Objective: To prospectively evaluate the predictive factors for the nonresponse to empirical antibiotic treatment and mortality in patients with intensive care unit-acquired pneumonia.
Design: A 1-yr prospective cohort of patients with suspicion of intensive care unit-acquired pneumonia.
Setting: Five medical and surgical intensive care units of Hospital Clinic in Barcelona.
Patients: A total of 71 patients with intensive care unit-acquired pneumonia were studied. The definition of nonresponse included at least one of the following: failure to improve the Pao2/Fio2 ratio or need of intubation because of pneumonia, persistence of fever or hypothermia and purulent respiratory secretions, worsening of pulmonary infiltrates, or occurrence of septic shock or multiple organ dysfunction not present at onset of pneumonia.
Interventions: Clinical assessment, including severity scores, blood and quantitative cultures of respiratory secretions, and cytokine measurements in serum and bronchoalveolar lavage at onset of pneumonia and 72 hrs after antimicrobial treatment.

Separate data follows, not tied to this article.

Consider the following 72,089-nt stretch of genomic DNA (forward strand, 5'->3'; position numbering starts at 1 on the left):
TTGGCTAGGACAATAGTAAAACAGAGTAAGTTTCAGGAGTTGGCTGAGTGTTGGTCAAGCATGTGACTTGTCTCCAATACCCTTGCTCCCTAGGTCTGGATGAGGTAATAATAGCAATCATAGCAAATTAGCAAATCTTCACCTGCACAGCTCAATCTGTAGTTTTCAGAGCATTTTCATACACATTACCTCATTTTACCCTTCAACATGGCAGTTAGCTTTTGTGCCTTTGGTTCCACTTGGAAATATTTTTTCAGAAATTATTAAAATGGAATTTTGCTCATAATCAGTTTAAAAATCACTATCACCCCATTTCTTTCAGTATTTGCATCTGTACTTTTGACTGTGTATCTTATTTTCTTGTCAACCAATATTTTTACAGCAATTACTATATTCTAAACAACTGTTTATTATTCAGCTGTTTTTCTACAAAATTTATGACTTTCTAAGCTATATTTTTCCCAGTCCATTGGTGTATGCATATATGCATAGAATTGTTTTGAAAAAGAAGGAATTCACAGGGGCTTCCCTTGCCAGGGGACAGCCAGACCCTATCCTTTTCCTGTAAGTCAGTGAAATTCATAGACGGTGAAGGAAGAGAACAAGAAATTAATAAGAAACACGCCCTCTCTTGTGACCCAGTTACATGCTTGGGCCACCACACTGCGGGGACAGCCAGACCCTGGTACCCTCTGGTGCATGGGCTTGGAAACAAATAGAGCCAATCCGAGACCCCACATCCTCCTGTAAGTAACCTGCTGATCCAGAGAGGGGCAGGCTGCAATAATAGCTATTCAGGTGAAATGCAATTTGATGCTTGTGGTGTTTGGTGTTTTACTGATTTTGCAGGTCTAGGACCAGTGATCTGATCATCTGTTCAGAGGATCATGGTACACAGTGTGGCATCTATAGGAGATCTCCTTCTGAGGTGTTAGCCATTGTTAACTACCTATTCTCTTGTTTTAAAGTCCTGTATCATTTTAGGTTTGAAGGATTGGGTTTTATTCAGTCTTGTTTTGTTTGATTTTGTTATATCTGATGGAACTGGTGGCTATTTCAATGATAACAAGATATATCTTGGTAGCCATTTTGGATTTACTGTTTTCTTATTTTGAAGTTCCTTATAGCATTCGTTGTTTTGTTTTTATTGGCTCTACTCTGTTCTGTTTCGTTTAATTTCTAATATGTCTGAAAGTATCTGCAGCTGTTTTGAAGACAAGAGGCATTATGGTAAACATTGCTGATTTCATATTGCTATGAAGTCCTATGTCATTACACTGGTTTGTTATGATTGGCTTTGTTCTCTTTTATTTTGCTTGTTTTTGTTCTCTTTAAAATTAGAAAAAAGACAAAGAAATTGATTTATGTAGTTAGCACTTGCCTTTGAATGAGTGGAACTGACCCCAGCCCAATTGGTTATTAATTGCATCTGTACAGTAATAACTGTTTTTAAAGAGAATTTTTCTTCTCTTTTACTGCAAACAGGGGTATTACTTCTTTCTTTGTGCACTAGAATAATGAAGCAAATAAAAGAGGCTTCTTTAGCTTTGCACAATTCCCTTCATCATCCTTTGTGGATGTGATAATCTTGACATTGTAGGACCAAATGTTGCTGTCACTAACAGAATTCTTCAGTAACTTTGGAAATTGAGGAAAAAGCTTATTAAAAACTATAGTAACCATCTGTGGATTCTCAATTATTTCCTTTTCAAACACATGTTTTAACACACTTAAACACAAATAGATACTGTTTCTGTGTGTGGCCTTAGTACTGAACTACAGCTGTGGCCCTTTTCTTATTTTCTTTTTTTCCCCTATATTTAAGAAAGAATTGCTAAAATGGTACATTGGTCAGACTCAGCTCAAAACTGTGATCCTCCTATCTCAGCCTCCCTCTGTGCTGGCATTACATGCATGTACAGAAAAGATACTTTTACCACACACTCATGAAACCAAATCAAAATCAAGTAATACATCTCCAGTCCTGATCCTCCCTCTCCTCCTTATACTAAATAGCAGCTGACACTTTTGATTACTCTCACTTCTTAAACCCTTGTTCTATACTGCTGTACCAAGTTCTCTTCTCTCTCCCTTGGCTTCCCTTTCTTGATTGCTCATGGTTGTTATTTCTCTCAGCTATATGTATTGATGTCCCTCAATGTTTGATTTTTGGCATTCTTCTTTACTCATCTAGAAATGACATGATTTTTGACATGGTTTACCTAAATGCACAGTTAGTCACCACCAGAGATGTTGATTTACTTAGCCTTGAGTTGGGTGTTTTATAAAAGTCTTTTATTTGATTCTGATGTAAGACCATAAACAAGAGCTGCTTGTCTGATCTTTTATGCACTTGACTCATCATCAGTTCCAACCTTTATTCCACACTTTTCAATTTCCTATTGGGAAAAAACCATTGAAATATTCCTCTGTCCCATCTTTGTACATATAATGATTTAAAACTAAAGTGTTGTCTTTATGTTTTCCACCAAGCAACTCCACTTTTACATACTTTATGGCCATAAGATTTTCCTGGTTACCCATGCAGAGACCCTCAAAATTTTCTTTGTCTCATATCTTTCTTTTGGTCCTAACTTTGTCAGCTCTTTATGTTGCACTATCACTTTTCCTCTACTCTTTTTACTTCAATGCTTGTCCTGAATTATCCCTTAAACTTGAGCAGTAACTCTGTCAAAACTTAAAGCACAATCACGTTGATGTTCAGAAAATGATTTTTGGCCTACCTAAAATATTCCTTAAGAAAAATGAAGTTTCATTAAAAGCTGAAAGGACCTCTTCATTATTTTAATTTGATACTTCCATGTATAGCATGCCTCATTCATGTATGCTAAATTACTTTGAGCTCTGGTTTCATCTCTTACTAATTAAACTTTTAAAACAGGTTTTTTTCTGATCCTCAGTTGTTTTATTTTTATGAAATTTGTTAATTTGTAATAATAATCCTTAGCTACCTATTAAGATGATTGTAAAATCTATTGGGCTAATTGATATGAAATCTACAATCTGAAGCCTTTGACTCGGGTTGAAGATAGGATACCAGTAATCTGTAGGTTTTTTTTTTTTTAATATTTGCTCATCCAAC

Measurements and results: A total of 44 patients (62%) fulfilled criteria of nonresponse, and at least one cause of nonresponse could be determined in 28 cases (64%): inappropriate treatment in ten (23%), superinfection in six (14%), concomitant foci of infection in 12 (27%), and noninfectious causes in seven cases (16%). The remaining 16 patients with no definite cause of nonresponse presented with septic shock, multiple organ dysfunction, or acute respiratory distress syndrome. Increased levels of interleukin-6 at onset of pneumonia (odds ratio, 9.7; p =.014) was an independent predictor of nonresponse to treatment. Likewise, increased level of interleukin-6 at follow-up (odds ratio, 27; p =.001) was the only independent predictor for hospital mortality.
Conclusion: Increased systemic inflammatory response was the main predictor of nonresponse to treatment and mortality.